Palbinder Kaur Shergill was a keynote speaker for the Power of Spirit in 2013, a program series produced by the Multifaith Action Society of BC that focuses on the various ways in which faith and spirituality have helped BC's diverse religious communities to overcome adversity throughout history and into today.
Early Life and Career
Palbinder Kaur Shergill was born in the village of Rurka Kalan in India’s Punjab state. She immigrated to Canada with her family at the age of four. She was raised in Williams Lake, British Columbia, by her parents, who taught her to advocate for those in need. She has credited her family’s influence as setting her on a path to pursue law. Shergill graduated with a law degree from the University of Saskatchewan in 1990 and was called to the British Columbia Bar in 1991.
Palbinder Kaur Shergill was a trial lawyer who ran her own firm in Surrey, British Columbia. She appeared in courts and tribunals across Canada and worked mostly on personal injury, as well as civil and commercial litigation. It was her cases that addressed constitutional law, though, that earned her a reputation as a leading human rights lawyer in the country. She was appointed Queen’s Counsel in 2012.
Human Rights Cases
Palbinder Kaur Shergill represented the World Sikh Organization of Canada (WSO) in several landmark cases, including Syndicat Northcrest v. Anselem (2004). This case was brought against a condominium association in Montreal that had refused to allow Orthodox Jewish co-owners to erect sukkahs (temporary shelters) on their balconies during the Jewish festival of Sukkot (see also Judaism). The WSO was one of several interveners in the case, including the Evangelical Fellowship of Canada, Seventh-Day Adventist Church in Canada and Ontario Human Rights Commission. The Court decided that the condominium association had breached the appellants’ freedom of religion under the Quebec Charter of Human Rights and Freedoms.
Shergill also represented the WSO in Multani v. Commission scolaire Marguerite Bourgeoys (2006) regarding the right of Sikh students to wear a kirpan (ceremonial dagger) in schools. This landmark case, which took place in front of the Supreme Court of Canada, was seen as a victory for religious freedom in the country. The Supreme Court unanimously voted that Sikh students could carry a kirpan to school. This overturned a previous ruling by the Quebec Court of Appeal that effectively banned the kirpan, stating that it could be used as a potentially dangerous object. The Quebec government at the time supported the ban.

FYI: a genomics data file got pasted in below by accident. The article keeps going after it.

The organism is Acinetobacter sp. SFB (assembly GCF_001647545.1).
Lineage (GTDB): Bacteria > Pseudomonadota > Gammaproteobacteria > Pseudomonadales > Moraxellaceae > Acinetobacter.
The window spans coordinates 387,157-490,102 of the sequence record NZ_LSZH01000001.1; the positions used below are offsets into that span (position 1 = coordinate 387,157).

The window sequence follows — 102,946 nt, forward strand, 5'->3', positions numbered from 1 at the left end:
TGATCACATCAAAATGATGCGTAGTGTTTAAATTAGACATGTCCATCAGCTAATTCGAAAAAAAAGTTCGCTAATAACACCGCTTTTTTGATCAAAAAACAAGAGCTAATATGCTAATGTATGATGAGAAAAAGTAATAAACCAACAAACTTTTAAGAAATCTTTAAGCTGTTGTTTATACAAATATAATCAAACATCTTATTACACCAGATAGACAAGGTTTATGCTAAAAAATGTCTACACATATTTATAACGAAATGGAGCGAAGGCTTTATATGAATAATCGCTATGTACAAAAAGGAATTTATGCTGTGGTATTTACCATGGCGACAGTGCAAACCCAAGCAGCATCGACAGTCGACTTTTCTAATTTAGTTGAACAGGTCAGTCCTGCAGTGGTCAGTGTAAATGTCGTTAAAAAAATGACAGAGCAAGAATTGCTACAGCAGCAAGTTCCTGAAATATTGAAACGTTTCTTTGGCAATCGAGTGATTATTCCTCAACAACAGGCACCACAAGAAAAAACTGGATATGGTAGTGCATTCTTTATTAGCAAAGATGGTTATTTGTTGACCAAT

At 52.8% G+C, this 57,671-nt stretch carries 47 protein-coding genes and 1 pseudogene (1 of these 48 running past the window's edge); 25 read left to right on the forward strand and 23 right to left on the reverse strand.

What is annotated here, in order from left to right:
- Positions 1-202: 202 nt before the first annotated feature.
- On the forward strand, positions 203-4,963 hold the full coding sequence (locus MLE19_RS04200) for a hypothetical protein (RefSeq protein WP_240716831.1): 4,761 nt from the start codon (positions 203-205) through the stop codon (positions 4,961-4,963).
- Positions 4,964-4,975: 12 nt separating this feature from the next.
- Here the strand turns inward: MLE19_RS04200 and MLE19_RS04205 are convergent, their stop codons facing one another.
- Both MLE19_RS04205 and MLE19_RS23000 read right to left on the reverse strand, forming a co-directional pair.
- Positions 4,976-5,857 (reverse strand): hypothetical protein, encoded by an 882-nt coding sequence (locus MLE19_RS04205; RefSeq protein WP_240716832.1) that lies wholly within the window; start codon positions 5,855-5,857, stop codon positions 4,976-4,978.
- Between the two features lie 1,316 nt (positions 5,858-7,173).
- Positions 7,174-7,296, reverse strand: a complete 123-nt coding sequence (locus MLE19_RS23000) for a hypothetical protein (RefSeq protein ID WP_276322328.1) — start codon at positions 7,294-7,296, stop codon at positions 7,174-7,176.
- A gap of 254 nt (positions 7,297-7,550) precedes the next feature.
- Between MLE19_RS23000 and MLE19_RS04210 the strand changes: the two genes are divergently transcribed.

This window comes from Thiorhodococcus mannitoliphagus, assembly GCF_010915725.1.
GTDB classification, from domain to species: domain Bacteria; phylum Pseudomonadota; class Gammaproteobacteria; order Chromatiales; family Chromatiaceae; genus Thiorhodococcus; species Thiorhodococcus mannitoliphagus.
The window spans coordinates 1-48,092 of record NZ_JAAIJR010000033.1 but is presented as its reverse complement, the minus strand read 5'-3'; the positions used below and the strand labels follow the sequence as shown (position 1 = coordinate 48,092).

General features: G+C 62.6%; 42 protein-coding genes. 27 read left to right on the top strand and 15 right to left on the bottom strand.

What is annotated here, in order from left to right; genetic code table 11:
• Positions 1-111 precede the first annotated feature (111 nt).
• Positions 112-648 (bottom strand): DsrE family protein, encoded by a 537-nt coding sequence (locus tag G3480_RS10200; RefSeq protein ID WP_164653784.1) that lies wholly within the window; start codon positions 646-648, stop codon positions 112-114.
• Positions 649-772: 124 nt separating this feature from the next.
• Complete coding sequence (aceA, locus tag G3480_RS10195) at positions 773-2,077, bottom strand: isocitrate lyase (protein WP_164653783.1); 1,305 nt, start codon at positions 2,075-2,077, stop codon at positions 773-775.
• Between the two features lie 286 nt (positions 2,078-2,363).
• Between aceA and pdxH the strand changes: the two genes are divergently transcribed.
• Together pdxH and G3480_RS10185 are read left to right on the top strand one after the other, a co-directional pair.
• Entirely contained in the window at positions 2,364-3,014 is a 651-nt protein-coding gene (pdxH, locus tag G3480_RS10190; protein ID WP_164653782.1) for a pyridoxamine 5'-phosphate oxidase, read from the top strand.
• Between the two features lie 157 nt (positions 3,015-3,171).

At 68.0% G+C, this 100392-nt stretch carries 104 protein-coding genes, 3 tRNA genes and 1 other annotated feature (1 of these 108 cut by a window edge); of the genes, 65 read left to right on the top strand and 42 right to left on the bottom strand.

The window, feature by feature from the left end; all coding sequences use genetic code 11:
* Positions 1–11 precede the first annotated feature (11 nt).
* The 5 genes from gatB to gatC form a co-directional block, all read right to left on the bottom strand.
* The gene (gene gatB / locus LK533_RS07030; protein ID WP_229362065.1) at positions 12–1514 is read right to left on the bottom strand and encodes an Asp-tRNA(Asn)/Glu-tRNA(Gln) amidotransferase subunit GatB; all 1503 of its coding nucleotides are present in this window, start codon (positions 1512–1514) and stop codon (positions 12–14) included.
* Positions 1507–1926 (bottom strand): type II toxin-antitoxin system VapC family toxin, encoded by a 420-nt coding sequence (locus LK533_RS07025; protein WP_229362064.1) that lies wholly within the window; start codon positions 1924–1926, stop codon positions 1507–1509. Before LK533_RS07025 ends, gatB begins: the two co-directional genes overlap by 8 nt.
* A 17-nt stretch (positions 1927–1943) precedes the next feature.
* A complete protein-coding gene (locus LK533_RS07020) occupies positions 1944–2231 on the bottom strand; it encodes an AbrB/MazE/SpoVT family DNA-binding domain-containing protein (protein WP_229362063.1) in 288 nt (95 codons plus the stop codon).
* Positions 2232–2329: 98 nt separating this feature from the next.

However, Canada’s top court ruled that a total ban violated the Canadian Charter of Rights and Freedoms. A portion of the decision read:
If some students consider it unfair that Gurbaj Singh may wear his kirpan to school while they are not allowed to have knives in their possession, it is incumbent on the schools to discharge their obligation to instil in their students this value that is…at the very foundation of our democracy. A total prohibition against wearing a kirpan to school undermines the value of this religious symbol and sends students the message that some religious practices do not merit the same protection as others.
In 2013, Shergill reflected on Sikh support for religious freedom. That year, she was a keynote speaker in the Power of Spirit series, an ongoing community engagement program of the Multifaith Action Society of British Columbia that nominates speakers of various faiths to reflect on their principles. In her speech, Shergill referenced the WSO’s support for the right of Muslim women in Quebec to wear the niqab, despite the Sikh belief that women should not cover their faces:
In Montreal, when a young Muslim woman wanted to wear the niqab in order to go out in public but was not provided with access to public facilities, government facilities, because she wore the niqab, it was therefore that the World Sikh Organization, in understanding and recognizing the path and the journey that is required and mandated for a Sikh, stepped forward and said, “Even though fundamentally we don’t believe that a woman should veil her face in public, we will protect your right to do so. We will protect your right to be able to freely practise your belief.”
Supreme Court Appointment
Palbinder Kaur Shergill was appointed to the Supreme Court of British Columbia in New Westminster on 23 June 2017. She replaced Justice E.A. Arnold-Bailey, who retired in May 2017. The announcement was made by Jody Wilson-Raybould, minister of justice and attorney general of Canada.
Indian media reported celebrations in the country upon her appointment. “She has brought the name of our village on the world map, and we are going to honour her extended family members here,” said the head of Rurka Kalan, the village where she was born.
For 26 years, Palbinder Kaur Shergill provided pro bono counsel for the WSO. She also served as a board member for the Sikh Feminist Research Institute and presented various conferences on Sikh feminism.
Shergill served as board director for the Fraser Health Authority —British Columbia’s largest health authority —from 2002 to 2008. She also served as the chair of the Canadian Bar Association ’s administrative law section and as a governor for the Trial Lawyers Association of British Columbia.
Shergill’s extended family in India runs a non-profit computer and stitching centre for the underprivileged in the community in which she was born.
Palbinder Kaur Shergill is married to Amritpal Singh Shergill and has three children:her daughter, Mohenaam Kaur, and her twin sons, Meharban and Kurban Singh. She speaks English, Punjabi, Hindi and French.
Shergill is working toward a black belt in taekwondo and can play several classical Indian instruments, including the tabla and harmonium.